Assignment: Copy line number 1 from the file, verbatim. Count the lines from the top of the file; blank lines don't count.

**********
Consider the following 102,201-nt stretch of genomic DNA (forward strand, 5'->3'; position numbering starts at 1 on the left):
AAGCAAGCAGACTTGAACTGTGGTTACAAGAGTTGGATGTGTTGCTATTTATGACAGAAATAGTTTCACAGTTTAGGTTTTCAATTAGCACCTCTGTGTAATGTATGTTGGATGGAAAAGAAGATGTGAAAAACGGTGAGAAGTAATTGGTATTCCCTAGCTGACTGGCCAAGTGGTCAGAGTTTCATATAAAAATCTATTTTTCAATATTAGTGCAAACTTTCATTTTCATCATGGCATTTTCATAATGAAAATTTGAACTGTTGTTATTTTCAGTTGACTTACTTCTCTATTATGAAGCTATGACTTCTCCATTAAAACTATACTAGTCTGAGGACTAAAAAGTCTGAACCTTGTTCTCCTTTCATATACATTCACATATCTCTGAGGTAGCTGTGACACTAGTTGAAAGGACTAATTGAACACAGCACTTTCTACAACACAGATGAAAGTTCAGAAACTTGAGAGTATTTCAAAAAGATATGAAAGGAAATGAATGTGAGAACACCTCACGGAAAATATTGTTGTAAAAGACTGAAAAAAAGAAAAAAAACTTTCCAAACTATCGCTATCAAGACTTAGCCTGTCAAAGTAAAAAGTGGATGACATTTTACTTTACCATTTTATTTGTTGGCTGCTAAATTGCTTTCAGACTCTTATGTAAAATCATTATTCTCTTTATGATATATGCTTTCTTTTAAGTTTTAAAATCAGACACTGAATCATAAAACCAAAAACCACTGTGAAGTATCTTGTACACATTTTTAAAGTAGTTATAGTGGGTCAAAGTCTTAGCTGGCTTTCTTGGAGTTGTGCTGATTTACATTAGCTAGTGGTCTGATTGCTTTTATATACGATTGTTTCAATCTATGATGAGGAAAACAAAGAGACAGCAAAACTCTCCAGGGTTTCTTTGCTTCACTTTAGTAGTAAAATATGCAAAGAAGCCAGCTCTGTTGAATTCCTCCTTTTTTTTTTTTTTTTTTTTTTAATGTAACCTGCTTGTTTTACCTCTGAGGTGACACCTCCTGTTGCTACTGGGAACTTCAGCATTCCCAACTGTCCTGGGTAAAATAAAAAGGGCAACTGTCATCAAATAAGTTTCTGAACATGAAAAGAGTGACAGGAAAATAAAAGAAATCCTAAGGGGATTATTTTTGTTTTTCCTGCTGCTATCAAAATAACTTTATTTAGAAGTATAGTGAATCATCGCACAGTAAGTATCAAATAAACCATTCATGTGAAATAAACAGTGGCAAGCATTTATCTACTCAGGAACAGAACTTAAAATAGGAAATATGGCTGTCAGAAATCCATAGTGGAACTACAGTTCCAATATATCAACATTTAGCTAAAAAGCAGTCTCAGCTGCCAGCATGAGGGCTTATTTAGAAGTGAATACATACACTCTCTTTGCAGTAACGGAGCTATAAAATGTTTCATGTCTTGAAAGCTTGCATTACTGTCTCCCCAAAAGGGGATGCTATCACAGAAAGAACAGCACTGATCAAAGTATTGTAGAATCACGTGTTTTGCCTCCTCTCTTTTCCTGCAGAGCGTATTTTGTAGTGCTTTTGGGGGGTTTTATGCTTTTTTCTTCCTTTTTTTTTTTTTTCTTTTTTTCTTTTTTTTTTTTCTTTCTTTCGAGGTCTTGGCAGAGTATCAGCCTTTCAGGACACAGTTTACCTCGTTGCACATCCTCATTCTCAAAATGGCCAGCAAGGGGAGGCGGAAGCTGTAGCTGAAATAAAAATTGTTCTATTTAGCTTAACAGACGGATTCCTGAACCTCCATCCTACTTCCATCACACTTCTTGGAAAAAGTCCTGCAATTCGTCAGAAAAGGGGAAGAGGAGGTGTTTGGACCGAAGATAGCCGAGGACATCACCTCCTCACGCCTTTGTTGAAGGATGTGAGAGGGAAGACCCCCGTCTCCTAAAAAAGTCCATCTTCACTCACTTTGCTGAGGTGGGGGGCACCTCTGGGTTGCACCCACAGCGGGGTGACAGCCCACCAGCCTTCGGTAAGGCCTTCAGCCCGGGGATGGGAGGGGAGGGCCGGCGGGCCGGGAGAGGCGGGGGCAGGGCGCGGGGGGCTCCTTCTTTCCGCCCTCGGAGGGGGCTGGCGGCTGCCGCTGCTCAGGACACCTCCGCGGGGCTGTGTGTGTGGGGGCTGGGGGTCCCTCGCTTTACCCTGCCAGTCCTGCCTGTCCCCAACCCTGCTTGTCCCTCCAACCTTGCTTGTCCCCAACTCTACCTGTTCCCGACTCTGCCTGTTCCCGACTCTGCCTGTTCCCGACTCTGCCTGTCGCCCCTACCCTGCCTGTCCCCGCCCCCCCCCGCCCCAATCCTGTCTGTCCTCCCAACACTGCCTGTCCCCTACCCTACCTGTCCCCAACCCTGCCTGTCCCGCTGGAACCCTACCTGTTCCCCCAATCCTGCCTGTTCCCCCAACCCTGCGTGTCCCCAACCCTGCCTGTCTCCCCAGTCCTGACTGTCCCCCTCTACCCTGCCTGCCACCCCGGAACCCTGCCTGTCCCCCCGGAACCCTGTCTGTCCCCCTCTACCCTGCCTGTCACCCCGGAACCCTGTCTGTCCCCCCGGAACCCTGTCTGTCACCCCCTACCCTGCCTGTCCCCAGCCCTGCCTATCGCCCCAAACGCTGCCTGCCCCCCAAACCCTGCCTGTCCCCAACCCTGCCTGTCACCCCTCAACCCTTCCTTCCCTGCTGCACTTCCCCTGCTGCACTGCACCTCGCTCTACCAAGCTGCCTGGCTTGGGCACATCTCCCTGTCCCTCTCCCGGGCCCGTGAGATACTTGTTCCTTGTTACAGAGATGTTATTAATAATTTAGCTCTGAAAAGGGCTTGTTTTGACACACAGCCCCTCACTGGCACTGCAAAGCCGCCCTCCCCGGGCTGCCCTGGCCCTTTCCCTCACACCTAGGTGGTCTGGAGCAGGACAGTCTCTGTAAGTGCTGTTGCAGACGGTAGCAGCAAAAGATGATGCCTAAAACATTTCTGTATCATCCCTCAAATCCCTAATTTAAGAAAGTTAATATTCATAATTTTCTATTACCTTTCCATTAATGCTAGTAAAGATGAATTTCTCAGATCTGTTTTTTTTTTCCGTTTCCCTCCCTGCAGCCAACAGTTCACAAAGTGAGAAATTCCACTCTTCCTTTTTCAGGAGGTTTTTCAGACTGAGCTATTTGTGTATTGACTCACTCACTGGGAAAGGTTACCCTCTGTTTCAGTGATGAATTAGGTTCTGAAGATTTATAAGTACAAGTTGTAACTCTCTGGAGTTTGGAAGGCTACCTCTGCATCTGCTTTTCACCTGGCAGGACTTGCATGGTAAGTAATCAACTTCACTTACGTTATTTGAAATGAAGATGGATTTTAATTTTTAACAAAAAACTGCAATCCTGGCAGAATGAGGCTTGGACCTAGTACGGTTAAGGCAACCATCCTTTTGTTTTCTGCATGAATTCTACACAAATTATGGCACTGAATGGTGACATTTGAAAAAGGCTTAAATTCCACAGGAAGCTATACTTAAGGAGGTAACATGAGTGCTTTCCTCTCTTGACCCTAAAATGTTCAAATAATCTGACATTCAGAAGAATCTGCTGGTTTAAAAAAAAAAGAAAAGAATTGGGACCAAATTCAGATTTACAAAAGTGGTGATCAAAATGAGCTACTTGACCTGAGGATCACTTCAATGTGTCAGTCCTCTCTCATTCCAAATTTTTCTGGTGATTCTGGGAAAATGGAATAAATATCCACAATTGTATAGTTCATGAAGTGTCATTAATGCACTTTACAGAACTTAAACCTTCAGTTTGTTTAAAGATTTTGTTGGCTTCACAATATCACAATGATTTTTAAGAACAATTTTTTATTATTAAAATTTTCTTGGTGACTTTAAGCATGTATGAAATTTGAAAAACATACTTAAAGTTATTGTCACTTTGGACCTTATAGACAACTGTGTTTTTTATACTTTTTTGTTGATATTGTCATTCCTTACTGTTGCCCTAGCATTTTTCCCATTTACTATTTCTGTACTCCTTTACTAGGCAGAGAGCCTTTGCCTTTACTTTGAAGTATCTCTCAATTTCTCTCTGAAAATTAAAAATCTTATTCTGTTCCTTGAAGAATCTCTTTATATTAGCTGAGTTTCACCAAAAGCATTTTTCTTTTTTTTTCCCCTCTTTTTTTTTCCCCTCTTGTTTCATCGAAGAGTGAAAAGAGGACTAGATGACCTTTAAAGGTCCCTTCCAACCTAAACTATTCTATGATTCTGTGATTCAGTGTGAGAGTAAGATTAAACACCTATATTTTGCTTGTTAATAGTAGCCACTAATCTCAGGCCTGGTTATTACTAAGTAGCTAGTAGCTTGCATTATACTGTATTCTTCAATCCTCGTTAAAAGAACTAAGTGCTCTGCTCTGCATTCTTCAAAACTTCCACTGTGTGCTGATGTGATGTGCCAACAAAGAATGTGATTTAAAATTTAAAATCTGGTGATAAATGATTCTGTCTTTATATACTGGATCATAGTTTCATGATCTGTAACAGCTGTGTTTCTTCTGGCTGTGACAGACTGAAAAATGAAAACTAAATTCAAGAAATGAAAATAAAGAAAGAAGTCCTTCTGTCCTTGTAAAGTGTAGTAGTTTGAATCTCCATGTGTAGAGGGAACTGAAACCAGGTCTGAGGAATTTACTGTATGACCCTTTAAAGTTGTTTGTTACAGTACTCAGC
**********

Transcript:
Consider the following 102,201-nt stretch of genomic DNA (forward strand, 5'->3'; position numbering starts at 1 on the left):